Belfast Telegraph

Friday 22 August 2014

Queen's a star in glorious technicolour during 1953 visit to Northern Ireland

Cameraman recalls the time he captured amazing images

The Royal couple pictured at a Garden Party at Stormont during their three day State Visit to Northern Ireland in July 1953.
The Queen pictured with Colonial McVicker, British Legion (left) and Sir Norman Stronge, Speaker of the Northern Ireland House of Commons (right) at Balmoral Showground during her three day State Visit to Northern Ireland in July 1953.
Britain's Queen Elizabeth II listens to the story of the traditional Irish Harp, from Harpist Siobhan Armstrong who was playing during a tour at Trinity College in Dublin, this afternoon. PRESS ASSOCIATION Photo.

These are the historic images that give a special insight into a visit by the Queen to Northern Ireland just months after her Coronation.

Harold Patterson, from Lisburn, was 23 years old when he was the only amateur cameraman to be given access to the Queen during her royal visit in 1953.

A special letter from a County Inspector allowed the member of the Lisburn Camera Club to be

just a few feet away from the new Queen during a three-day visit.

Using a small camera he captured the arrival of the Queen and Duke of Edinburgh at Aldergrove, a visit to Queen’s University, Belfast City Hall, Balmoral and a garden party at Stormont.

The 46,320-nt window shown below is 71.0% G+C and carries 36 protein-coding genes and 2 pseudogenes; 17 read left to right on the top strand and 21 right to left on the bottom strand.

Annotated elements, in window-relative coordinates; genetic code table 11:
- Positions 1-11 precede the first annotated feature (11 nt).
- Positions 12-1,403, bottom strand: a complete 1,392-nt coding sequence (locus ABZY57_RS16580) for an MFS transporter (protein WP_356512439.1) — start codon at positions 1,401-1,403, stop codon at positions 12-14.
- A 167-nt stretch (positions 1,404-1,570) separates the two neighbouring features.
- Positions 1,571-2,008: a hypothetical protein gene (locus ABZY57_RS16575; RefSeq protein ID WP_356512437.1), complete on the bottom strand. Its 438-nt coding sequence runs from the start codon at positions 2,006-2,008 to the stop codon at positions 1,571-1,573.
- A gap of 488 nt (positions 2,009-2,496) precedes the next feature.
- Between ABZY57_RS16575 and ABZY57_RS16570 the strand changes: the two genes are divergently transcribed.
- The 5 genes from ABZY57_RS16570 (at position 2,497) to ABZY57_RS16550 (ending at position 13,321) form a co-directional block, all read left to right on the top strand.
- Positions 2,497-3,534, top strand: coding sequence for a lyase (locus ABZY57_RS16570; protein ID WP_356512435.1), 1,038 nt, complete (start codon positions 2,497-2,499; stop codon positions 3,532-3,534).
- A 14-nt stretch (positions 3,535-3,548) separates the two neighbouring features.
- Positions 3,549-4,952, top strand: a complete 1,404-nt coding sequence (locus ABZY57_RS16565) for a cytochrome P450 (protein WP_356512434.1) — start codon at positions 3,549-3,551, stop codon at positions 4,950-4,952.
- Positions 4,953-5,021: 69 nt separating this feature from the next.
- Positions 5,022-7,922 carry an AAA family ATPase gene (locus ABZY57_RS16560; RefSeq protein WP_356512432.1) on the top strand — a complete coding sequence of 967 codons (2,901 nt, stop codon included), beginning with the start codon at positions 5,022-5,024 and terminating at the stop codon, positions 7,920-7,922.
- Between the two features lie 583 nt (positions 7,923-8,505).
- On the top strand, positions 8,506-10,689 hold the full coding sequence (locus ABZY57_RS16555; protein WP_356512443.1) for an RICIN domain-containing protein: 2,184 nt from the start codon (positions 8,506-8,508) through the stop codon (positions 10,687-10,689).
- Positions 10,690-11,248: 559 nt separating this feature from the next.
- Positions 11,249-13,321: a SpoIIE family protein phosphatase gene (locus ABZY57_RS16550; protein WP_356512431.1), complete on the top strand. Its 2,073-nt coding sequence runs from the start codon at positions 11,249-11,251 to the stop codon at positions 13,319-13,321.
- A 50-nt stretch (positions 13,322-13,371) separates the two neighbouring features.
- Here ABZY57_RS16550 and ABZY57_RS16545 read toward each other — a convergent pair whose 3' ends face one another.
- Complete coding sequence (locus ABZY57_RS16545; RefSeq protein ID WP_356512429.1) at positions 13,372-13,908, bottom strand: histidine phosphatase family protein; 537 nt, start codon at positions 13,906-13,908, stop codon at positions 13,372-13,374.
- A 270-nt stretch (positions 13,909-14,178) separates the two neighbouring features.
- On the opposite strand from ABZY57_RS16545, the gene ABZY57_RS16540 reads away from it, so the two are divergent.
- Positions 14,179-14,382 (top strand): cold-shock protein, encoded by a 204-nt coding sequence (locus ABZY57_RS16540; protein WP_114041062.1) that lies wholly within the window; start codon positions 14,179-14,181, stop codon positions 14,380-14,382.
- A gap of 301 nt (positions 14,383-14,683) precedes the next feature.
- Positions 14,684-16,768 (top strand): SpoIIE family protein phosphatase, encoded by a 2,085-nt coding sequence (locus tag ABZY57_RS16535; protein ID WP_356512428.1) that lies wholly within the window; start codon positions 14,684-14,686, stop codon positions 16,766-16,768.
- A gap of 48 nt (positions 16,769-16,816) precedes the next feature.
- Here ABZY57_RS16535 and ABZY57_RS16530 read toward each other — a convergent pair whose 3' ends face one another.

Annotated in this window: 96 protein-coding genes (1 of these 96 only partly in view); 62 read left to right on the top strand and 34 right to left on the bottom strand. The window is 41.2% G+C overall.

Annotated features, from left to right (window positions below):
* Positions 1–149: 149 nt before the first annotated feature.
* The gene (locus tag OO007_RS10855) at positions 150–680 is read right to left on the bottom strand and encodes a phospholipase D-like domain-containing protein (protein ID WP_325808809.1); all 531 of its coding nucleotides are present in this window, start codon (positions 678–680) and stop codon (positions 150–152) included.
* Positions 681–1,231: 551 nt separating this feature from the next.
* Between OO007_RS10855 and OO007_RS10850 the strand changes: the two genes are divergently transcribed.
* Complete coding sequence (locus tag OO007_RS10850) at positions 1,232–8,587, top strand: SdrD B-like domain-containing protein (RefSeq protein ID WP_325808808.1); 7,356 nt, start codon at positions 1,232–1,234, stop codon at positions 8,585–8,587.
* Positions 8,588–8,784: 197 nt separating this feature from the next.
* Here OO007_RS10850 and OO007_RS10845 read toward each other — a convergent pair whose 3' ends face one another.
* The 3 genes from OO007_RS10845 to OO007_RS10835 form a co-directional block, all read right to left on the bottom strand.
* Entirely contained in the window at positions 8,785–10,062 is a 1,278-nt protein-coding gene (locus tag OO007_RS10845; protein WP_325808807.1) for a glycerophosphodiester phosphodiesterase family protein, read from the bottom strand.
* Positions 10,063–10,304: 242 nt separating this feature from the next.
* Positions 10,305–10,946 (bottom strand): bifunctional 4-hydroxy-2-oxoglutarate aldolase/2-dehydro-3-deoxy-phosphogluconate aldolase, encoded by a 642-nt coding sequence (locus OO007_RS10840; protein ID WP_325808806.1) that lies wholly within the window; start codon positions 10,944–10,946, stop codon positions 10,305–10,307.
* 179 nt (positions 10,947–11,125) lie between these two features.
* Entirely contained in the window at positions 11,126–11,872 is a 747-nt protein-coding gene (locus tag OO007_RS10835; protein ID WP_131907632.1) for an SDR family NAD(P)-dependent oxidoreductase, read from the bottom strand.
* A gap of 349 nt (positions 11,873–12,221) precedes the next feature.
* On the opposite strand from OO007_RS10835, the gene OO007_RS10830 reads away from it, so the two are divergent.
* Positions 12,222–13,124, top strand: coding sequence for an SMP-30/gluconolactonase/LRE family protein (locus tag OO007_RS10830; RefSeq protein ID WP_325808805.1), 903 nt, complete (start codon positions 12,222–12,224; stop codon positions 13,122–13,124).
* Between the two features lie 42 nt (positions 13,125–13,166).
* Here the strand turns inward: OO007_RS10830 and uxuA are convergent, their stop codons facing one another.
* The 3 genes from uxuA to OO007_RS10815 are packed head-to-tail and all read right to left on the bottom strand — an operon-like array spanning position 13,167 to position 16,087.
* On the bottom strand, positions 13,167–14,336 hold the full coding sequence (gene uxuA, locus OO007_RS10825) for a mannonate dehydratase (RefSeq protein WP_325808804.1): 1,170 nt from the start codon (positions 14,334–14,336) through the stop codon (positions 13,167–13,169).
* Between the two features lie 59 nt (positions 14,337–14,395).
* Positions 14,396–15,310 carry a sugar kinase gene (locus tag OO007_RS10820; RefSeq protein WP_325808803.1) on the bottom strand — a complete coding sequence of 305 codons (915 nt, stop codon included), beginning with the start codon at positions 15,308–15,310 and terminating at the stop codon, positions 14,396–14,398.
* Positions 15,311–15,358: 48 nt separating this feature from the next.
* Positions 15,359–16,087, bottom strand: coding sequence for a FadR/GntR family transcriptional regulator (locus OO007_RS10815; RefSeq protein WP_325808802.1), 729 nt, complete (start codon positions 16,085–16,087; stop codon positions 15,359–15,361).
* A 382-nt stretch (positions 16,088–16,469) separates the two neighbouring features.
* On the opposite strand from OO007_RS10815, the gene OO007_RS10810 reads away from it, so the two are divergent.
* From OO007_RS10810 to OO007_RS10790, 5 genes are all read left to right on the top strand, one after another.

“I was the only amateur,” said the 82-year-old. “I was excited, not nervous.

“I just made sure I was in a good position and so my view wasn’t blocked at all the venues.”

And the film, entitled ‘A Royal Occasion’, will be shown again next week as part of the Diamond Jubilee celebrations.

Mr Patterson, a businessman, who was later awarded the MBE for services to young people and to the community said looking back he was “privileged”.

But despite getting so close Harold never spoke to the Queen. “I wouldn’t have broken the privilege, it wasn’t my place,” he said.

With the help of camera club members Sam Hopkins, Howard Walker, Bob Alexander and Ray Willis the film took about a year to complete.

“It was a team effort,” said Harold. “When it was finished we had it shown five nights in the assembly hall in Lisburn. The place was packed for all of the nights.”

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